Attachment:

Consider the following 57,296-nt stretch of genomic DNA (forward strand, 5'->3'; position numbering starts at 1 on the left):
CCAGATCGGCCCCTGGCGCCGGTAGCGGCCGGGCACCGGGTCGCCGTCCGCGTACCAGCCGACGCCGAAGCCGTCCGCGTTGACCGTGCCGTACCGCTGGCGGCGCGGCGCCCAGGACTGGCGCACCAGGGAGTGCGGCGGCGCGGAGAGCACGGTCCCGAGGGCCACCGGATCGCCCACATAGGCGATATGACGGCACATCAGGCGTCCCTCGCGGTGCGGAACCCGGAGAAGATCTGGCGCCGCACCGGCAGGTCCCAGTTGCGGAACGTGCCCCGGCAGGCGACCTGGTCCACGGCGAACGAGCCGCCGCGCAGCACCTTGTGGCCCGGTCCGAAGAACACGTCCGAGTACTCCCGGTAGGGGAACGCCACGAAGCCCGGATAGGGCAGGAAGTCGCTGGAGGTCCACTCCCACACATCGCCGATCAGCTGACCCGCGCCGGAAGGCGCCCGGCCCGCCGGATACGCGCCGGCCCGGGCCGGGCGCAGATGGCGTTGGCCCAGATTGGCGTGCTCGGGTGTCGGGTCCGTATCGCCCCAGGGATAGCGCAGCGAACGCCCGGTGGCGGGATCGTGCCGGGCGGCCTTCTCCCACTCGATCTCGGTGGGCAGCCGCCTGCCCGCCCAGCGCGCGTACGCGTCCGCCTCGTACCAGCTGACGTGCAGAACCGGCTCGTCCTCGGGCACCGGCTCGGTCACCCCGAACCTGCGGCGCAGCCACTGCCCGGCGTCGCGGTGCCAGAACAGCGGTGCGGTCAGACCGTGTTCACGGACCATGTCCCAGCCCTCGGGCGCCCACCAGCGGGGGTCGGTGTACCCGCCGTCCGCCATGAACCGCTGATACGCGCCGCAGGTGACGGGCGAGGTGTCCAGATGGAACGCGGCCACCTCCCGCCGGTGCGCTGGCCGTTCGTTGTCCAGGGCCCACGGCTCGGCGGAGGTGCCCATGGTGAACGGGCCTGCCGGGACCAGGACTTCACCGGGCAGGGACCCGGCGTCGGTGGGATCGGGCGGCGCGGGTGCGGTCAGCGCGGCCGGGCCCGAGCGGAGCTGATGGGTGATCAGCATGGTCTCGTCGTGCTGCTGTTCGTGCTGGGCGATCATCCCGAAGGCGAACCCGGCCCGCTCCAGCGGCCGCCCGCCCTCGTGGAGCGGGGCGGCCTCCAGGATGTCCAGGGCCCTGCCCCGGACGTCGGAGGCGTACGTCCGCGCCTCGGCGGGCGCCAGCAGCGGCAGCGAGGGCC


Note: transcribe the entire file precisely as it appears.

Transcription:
Consider the following 57,296-nt stretch of genomic DNA (forward strand, 5'->3'; position numbering starts at 1 on the left):
CCAGATCGGCCCCTGGCGCCGGTAGCGGCCGGGCACCGGGTCGCCGTCCGCGTACCAGCCGACGCCGAAGCCGTCCGCGTTGACCGTGCCGTACCGCTGGCGGCGCGGCGCCCAGGACTGGCGCACCAGGGAGTGCGGCGGCGCGGAGAGCACGGTCCCGAGGGCCACCGGATCGCCCACATAGGCGATATGACGGCACATCAGGCGTCCCTCGCGGTGCGGAACCCGGAGAAGATCTGGCGCCGCACCGGCAGGTCCCAGTTGCGGAACGTGCCCCGGCAGGCGACCTGGTCCACGGCGAACGAGCCGCCGCGCAGCACCTTGTGGCCCGGTCCGAAGAACACGTCCGAGTACTCCCGGTAGGGGAACGCCACGAAGCCCGGATAGGGCAGGAAGTCGCTGGAGGTCCACTCCCACACATCGCCGATCAGCTGACCCGCGCCGGAAGGCGCCCGGCCCGCCGGATACGCGCCGGCCCGGGCCGGGCGCAGATGGCGTTGGCCCAGATTGGCGTGCTCGGGTGTCGGGTCCGTATCGCCCCAGGGATAGCGCAGCGAACGCCCGGTGGCGGGATCGTGCCGGGCGGCCTTCTCCCACTCGATCTCGGTGGGCAGCCGCCTGCCCGCCCAGCGCGCGTACGCGTCCGCCTCGTACCAGCTGACGTGCAGAACCGGCTCGTCCTCGGGCACCGGCTCGGTCACCCCGAACCTGCGGCGCAGCCACTGCCCGGCGTCGCGGTGCCAGAACAGCGGTGCGGTCAGACCGTGTTCACGGACCATGTCCCAGCCCTCGGGCGCCCACCAGCGGGGGTCGGTGTACCCGCCGTCCGCCATGAACCGCTGATACGCGCCGCAGGTGACGGGCGAGGTGTCCAGATGGAACGCGGCCACCTCCCGCCGGTGCGCTGGCCGTTCGTTGTCCAGGGCCCACGGCTCGGCGGAGGTGCCCATGGTGAACGGGCCTGCCGGGACCAGGACTTCACCGGGCAGGGACCCGGCGTCGGTGGGATCGGGCGGCGCGGGTGCGGTCAGCGCGGCCGGGCCCGAGCGGAGCTGATGGGTGATCAGCATGGTCTCGTCGTGCTGCTGTTCGTGCTGGGCGATCATCCCGAAGGCGAACCCGGCCCGCTCCAGCGGCCGCCCGCCCTCGTGGAGCGGGGCGGCCTCCAGGATGTCCAGGGCCCTGCCCCGGACGTCGGAGGCGTACGTCCGCGCCTCGGCGGGCGCCAGCAGCGGCAGCGAGGGCC